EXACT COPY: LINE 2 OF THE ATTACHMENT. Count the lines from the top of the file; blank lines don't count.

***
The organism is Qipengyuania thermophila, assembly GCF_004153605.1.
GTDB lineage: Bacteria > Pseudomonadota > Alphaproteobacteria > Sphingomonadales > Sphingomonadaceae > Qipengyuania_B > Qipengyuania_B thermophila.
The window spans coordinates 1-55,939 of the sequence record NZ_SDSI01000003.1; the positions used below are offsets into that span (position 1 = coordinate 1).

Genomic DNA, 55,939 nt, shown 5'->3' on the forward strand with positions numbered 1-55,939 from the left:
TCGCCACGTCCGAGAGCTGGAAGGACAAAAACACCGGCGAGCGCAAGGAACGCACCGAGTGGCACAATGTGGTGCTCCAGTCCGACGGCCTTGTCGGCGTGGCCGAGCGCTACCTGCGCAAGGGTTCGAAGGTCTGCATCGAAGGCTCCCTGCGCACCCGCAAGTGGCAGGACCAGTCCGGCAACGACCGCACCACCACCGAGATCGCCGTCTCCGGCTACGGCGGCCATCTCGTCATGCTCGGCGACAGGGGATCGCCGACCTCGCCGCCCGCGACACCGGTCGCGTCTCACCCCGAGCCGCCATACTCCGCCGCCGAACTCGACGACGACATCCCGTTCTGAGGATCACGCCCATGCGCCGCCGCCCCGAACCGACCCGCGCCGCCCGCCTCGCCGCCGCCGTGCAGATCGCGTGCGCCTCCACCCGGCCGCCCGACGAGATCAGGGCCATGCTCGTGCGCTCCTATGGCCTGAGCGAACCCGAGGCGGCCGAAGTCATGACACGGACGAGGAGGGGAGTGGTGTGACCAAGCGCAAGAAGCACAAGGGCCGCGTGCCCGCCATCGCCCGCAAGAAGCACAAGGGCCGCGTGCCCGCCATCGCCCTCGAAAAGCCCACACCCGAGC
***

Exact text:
GTDB lineage: Bacteria > Pseudomonadota > Alphaproteobacteria > Sphingomonadales > Sphingomonadaceae > Qipengyuania_B > Qipengyuania_B thermophila.